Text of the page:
The Symphony of Color exhibit is the main reason I chose to go to this venue. The artwork in the exhibit was amazing but I’m at a bit of a loss to adequately explain what it is all about in a few sentences. I’ll do my best to summarize the somewhat convoluted and difficult to understand description of this exhibit. I’m a who, what, where, when kind of girl and the artsy, flowery, and the somewhat disorganized writing hurt my brain to try to comprehend. So, here it is in a nutshell, gleaned from multiple sources.
The artists behind the Symphony of Color exhibit call themselves wixarika, “the people,” in their language (Uto-Aztecan family of languages.) They are an indigenous group that lives in the Sierra Madre Mountains in Mexico, mostly in the states of Nayarit, Jalisco and parts of Durango and Zacatecas. They are known as huicholes in the Hispanic world.
The Symphony of Color exhibit consists of over 40 musical instruments covered with intricate patterns made from tiny chaquira beads set in wax. These works of art pay “homage to the sacred patience and meticulous work required” to produce these pieces. This is “one of the most preserved indigenous art forms of the ancient Mexican pre-Hispanic cultures.” The Hermes Music Foundation helps support the wixarika community by providing employment to the artists and selling their instruments.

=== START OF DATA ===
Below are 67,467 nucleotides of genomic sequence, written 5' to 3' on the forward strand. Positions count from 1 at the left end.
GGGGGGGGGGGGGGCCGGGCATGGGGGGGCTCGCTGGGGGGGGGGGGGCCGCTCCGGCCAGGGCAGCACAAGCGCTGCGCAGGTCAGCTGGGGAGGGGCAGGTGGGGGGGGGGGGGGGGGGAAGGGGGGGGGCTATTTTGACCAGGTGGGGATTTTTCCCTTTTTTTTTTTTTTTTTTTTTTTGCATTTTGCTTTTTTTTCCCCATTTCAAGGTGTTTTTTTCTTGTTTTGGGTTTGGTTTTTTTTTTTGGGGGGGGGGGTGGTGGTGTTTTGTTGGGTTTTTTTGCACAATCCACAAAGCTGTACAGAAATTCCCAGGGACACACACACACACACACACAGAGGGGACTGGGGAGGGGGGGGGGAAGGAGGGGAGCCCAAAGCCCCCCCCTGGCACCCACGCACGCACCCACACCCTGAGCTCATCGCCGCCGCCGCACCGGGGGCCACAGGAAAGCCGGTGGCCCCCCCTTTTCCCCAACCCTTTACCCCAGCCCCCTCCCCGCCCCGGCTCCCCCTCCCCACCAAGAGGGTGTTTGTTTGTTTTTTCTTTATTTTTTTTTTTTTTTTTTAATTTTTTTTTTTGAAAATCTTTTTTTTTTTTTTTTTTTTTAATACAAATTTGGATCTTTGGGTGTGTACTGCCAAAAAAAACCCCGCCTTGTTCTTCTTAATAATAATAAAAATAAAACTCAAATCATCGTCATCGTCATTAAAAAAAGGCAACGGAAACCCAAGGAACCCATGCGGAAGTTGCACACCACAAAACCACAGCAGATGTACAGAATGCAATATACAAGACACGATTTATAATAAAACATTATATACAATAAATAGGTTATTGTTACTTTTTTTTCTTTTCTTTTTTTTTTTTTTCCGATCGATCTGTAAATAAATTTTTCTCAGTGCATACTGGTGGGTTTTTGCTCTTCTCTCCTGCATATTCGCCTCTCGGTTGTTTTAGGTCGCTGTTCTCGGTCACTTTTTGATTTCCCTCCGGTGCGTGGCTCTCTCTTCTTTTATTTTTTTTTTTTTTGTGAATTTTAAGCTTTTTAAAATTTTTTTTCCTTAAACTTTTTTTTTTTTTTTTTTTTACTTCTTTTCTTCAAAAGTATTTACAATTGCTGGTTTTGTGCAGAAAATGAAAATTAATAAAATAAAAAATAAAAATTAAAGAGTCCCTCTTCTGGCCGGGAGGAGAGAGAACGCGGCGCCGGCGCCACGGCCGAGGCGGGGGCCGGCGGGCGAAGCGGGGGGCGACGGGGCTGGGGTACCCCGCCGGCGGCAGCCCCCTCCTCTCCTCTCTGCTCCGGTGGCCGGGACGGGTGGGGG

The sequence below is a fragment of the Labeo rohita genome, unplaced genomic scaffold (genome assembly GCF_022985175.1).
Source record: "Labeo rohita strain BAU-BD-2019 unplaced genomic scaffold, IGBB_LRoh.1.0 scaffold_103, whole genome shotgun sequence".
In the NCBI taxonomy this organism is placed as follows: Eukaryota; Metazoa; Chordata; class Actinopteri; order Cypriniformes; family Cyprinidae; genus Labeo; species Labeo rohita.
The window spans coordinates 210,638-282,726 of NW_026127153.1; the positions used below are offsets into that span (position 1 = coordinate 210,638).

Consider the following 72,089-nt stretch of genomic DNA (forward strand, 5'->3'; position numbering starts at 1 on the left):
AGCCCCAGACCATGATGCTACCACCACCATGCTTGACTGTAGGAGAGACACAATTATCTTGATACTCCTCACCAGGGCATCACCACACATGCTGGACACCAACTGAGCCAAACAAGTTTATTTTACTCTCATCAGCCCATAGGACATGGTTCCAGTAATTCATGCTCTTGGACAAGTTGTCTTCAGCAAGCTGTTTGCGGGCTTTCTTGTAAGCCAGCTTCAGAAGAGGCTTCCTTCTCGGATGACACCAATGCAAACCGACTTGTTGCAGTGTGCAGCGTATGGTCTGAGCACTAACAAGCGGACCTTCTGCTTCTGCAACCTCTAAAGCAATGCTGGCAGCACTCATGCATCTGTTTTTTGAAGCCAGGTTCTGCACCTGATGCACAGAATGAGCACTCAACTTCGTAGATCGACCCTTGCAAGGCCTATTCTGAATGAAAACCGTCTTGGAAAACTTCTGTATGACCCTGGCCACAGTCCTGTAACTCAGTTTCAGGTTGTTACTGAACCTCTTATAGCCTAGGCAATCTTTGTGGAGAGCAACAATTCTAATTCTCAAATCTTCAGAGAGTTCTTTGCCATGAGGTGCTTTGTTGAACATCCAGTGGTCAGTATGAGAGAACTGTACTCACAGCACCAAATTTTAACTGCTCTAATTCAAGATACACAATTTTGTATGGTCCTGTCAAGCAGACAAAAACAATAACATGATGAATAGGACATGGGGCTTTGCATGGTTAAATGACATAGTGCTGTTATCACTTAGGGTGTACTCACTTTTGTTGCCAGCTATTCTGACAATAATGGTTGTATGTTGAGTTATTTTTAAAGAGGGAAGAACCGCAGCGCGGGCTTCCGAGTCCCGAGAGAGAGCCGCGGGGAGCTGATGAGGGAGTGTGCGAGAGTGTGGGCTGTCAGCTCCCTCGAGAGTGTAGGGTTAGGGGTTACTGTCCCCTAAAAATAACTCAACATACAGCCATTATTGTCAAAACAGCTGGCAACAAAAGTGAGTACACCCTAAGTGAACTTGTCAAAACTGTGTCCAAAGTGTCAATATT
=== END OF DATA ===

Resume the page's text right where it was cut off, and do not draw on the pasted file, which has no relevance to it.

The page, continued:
I plan to go back before the exhibit leaves as the museum is offering workshops led by wixarika artists sharing their techniques and use of symbols.
Other Things to See and Do at the International Museum of Art & Science
Ann Moore Art Studio
This space and the facilitators are dedicated to teaching art to museum visitors. Each week there is a focus, it was origami when I was there, but you can also look at the dozens of art books for other inspiration. I had a great chat with one of the facilitators about my love of watercolors and my lack of talent! The space also hosts special events like the 21+ night where adults create an art masterpiece while enjoying their favorite drink.
McAllen Public Utility BioZone
The BioZone is a hands-on lab where visitors can try various experiments under the guidance of qualified staff. The lab also houses an array of animals which are used to teach about natural habitats and adaptations.
Gem & Mineral Collection
The hallway walls are lined with gem and mineral displays.
The gift shop sells a variety of items including rocks and minerals, art and science kits, jewelry from local artisans and IMAS gift items like mugs and t-shirts. There was a backpack I really wanted to check out but I decided that since it said “NASA Space Cadet” on it, it was not really for me.
There is a garden between the buildings where you’ll find a few sculptures in addition to the ones on the front lawn.
Tue: 9:00 am – 3:00 pm
Wed: 9:00 am – 3:00 pm
Thu: 9:00 am – 3:00 pm (9:00 am-8:00 pm on the first Thursday of each month)
Fri: 9:00 am – 5:00 pm
Sat: 10:00 am – 5:00 pm
Sun: 1:00 pm – 5:00 pm
Admission (free for members)
Seniors (55+): $5.00
Students w/ID: $5.00
Children (4-12 yrs.): $4.00
Children (0-3 yrs.): Free
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Until next time…